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Changing sexual mores in the changing Arab world

"Sex and the Citadel," by Shireen El Feki

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Writer, journalist, and broadcaster Shereen El Feki spent five years exploring how the Arab world is changing, but she does it in the context of sex. El Feki felt sexual politics permeated the Arab world and affected its religion, politics, economics and culture. Although she focuses on Egypt, El Feki set out to understand public opinion on sex. She found religious laws that restrict nudity during sex, a Saudi Arabian man who was beaten and imprisoned for speaking about sex publicly, and young women with mutilated genitals to suppress sexual desire.

The public also disapproves of homosexuality and single mothers, and many believe that husbands may beat their wives if they refuse sex. El Feki wrote her new book, “Sex and the Citadel: Intimate Life in a Changing Arab World” from her perspective as a Muslim woman with a Western education. In her book, she wanted to give voices to Arab women through interviews with virgins, housewives, and activists, and El Feki hopes that political change will eliminate sexual taboos.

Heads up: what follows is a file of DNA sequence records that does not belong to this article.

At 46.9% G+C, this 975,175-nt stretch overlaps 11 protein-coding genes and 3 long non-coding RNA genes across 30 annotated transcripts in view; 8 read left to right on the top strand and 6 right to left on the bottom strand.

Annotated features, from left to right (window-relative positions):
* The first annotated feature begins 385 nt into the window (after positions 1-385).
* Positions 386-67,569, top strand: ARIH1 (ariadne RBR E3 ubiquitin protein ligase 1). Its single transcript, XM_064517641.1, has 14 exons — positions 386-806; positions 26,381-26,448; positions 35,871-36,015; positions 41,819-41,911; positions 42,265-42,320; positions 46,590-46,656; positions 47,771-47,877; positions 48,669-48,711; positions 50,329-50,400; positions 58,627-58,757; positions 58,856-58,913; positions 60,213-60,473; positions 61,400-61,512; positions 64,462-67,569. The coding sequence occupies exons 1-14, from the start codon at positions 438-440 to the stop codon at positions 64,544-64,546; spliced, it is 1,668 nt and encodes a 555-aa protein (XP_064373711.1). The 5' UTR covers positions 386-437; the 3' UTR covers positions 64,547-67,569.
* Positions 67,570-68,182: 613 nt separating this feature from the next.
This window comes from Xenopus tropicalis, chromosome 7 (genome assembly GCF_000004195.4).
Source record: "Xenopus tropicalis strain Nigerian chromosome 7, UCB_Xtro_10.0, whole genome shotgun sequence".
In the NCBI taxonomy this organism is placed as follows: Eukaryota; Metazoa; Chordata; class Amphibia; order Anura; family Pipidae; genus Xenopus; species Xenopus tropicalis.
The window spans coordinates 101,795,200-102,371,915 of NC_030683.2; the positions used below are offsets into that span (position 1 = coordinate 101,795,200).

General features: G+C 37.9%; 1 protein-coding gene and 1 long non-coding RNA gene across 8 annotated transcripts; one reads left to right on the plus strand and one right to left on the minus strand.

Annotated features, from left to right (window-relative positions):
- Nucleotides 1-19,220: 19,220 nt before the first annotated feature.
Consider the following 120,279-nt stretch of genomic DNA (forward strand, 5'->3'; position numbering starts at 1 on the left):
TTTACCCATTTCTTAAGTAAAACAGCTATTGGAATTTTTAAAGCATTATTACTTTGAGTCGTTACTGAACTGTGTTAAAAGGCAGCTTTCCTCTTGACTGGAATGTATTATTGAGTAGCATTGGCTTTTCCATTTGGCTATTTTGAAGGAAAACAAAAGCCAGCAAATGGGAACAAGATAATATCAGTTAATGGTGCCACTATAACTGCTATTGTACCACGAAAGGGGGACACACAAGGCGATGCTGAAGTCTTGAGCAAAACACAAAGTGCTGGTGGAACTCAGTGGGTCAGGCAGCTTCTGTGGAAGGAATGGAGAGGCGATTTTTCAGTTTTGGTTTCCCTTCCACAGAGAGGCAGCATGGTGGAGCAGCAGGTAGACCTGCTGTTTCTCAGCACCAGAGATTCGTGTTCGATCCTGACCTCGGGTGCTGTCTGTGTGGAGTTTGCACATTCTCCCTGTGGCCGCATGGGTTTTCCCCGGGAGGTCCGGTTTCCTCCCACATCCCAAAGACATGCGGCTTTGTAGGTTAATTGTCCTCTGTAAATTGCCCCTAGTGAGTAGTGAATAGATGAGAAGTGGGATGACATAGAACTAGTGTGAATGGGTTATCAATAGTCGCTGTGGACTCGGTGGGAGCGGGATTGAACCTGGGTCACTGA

Are these views concerning sex rooted in history, culture, and religion? Do you think there’s the potential of change? And how does the Arab world’s view of sex compare with the Western world?

Shereen El Feki, Author, “Sex and the Citadel: Intimate Life in a Changing Arab World;” Journalist; Vice-Chair, United Nations’ Global Commission on HIV & Law; Ph.D. in molecular immunology